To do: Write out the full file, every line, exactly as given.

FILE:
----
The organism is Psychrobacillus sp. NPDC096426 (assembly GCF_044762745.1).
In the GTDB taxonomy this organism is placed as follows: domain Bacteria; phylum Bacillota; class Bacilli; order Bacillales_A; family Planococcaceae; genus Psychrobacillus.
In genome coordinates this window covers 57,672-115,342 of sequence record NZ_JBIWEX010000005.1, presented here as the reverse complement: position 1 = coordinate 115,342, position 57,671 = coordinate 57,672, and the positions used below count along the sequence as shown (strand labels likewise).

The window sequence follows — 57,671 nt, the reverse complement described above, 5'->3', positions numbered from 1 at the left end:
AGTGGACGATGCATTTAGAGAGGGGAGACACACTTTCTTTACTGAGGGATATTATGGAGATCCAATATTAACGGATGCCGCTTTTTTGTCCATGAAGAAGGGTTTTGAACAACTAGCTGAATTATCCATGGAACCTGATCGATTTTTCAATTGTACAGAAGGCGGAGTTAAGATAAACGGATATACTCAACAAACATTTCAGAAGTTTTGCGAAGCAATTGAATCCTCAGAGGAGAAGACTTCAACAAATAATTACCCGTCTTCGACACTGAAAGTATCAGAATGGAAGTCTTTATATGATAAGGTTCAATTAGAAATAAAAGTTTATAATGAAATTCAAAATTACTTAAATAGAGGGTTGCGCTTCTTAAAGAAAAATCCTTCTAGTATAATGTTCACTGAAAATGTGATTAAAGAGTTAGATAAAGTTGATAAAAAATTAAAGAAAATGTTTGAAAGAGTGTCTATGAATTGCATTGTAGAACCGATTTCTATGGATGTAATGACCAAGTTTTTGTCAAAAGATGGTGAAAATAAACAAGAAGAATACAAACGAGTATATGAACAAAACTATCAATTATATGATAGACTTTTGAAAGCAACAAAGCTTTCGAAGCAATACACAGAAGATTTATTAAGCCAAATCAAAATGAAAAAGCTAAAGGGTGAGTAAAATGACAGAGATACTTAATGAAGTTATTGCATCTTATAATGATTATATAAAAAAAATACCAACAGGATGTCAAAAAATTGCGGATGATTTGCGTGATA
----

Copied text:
The organism is Psychrobacillus sp. NPDC096426 (assembly GCF_044762745.1).
In the GTDB taxonomy this organism is placed as follows: domain Bacteria; phylum Bacillota; class Bacilli; order Bacillales_A; family Planococcaceae; genus Psychrobacillus.
In genome coordinates this window covers 57,672-115,342 of sequence record NZ_JBIWEX010000005.1, presented here as the reverse complement: position 1 = coordinate 115,342, position 57,671 = coordinate 57,672, and the positions used below count along the sequence as shown (strand labels likewise).

The window sequence follows — 57,671 nt, the reverse complement described above, 5'->3', positions numbered from 1 at the left end:
AGTGGACGATGCATTTAGAGAGGGGAGACACACTTTCTTTACTGAGGGATATTATGGAGATCCAATATTAACGGATGCCGCTTTTTTGTCCATGAAGAAGGGTTTTGAACAACTAGCTGAATTATCCATGGAACCTGATCGATTTTTCAATTGTACAGAAGGCGGAGTTAAGATAAACGGATATACTCAACAAACATTTCAGAAGTTTTGCGAAGCAATTGAATCCTCAGAGGAGAAGACTTCAACAAATAATTACCCGTCTTCGACACTGAAAGTATCAGAATGGAAGTCTTTATATGATAAGGTTCAATTAGAAATAAAAGTTTATAATGAAATTCAAAATTACTTAAATAGAGGGTTGCGCTTCTTAAAGAAAAATCCTTCTAGTATAATGTTCACTGAAAATGTGATTAAAGAGTTAGATAAAGTTGATAAAAAATTAAAGAAAATGTTTGAAAGAGTGTCTATGAATTGCATTGTAGAACCGATTTCTATGGATGTAATGACCAAGTTTTTGTCAAAAGATGGTGAAAATAAACAAGAAGAATACAAACGAGTATATGAACAAAACTATCAATTATATGATAGACTTTTGAAAGCAACAAAGCTTTCGAAGCAATACACAGAAGATTTATTAAGCCAAATCAAAATGAAAAAGCTAAAGGGTGAGTAAAATGACAGAGATACTTAATGAAGTTATTGCATCTTATAATGATTATATAAAAAAAATACCAACAGGATGTCAAAAAATTGCGGATGATTTGCGTGATA